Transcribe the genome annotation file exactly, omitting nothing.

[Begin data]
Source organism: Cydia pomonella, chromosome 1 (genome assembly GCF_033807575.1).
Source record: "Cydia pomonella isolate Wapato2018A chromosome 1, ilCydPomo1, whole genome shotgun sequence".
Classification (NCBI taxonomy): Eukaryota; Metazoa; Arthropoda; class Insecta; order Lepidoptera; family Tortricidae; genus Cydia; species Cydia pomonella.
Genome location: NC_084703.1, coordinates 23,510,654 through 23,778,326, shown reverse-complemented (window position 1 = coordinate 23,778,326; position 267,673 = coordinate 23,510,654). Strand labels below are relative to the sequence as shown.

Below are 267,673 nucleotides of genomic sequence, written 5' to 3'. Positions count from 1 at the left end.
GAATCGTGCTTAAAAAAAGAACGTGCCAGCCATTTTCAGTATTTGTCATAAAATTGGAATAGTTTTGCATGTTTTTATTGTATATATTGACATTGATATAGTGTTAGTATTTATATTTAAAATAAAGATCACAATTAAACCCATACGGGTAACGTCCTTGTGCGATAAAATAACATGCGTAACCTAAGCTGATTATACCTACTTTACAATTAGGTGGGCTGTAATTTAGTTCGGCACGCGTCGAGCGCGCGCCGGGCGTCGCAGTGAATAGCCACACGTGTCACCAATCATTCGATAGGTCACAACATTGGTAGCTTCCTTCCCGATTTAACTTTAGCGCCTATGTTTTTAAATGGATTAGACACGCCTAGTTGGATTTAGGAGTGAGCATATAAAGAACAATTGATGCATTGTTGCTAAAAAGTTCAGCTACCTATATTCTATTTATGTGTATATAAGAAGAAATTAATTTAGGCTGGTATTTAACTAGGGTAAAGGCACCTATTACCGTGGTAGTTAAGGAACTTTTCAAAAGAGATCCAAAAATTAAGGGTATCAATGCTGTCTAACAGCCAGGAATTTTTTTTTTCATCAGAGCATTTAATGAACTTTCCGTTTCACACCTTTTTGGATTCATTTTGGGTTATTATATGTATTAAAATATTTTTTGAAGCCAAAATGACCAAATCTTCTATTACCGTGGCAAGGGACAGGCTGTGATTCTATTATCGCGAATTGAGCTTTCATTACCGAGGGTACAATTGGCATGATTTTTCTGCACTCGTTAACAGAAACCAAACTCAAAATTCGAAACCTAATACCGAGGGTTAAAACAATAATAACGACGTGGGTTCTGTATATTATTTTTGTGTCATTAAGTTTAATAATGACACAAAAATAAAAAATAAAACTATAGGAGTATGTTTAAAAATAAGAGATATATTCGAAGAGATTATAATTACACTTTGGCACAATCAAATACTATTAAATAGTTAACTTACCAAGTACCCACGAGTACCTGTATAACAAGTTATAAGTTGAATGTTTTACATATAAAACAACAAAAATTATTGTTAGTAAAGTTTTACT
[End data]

Source organism: Cydia pomonella, chromosome 1 (genome assembly GCF_033807575.1).
Source record: "Cydia pomonella isolate Wapato2018A chromosome 1, ilCydPomo1, whole genome shotgun sequence".
Classification (NCBI taxonomy): Eukaryota; Metazoa; Arthropoda; class Insecta; order Lepidoptera; family Tortricidae; genus Cydia; species Cydia pomonella.
Genome location: NC_084703.1, coordinates 23,510,654 through 23,778,326, shown reverse-complemented (window position 1 = coordinate 23,778,326; position 267,673 = coordinate 23,510,654). Strand labels below are relative to the sequence as shown.

Below are 267,673 nucleotides of genomic sequence, written 5' to 3'. Positions count from 1 at the left end.
GAATCGTGCTTAAAAAAAGAACGTGCCAGCCATTTTCAGTATTTGTCATAAAATTGGAATAGTTTTGCATGTTTTTATTGTATATATTGACATTGATATAGTGTTAGTATTTATATTTAAAATAAAGATCACAATTAAACCCATACGGGTAACGTCCTTGTGCGATAAAATAACATGCGTAACCTAAGCTGATTATACCTACTTTACAATTAGGTGGGCTGTAATTTAGTTCGGCACGCGTCGAGCGCGCGCCGGGCGTCGCAGTGAATAGCCACACGTGTCACCAATCATTCGATAGGTCACAACATTGGTAGCTTCCTTCCCGATTTAACTTTAGCGCCTATGTTTTTAAATGGATTAGACACGCCTAGTTGGATTTAGGAGTGAGCATATAAAGAACAATTGATGCATTGTTGCTAAAAAGTTCAGCTACCTATATTCTATTTATGTGTATATAAGAAGAAATTAATTTAGGCTGGTATTTAACTAGGGTAAAGGCACCTATTACCGTGGTAGTTAAGGAACTTTTCAAAAGAGATCCAAAAATTAAGGGTATCAATGCTGTCTAACAGCCAGGAATTTTTTTTTTCATCAGAGCATTTAATGAACTTTCCGTTTCACACCTTTTTGGATTCATTTTGGGTTATTATATGTATTAAAATATTTTTTGAAGCCAAAATGACCAAATCTTCTATTACCGTGGCAAGGGACAGGCTGTGATTCTATTATCGCGAATTGAGCTTTCATTACCGAGGGTACAATTGGCATGATTTTTCTGCACTCGTTAACAGAAACCAAACTCAAAATTCGAAACCTAATACCGAGGGTTAAAACAATAATAACGACGTGGGTTCTGTATATTATTTTTGTGTCATTAAGTTTAATAATGACACAAAAATAAAAAATAAAACTATAGGAGTATGTTTAAAAATAAGAGATATATTCGAAGAGATTATAATTACACTTTGGCACAATCAAATACTATTAAATAGTTAACTTACCAAGTACCCACGAGTACCTGTATAACAAGTTATAAGTTGAATGTTTTACATATAAAACAACAAAAATTATTGTTAGTAAAGTTTTACT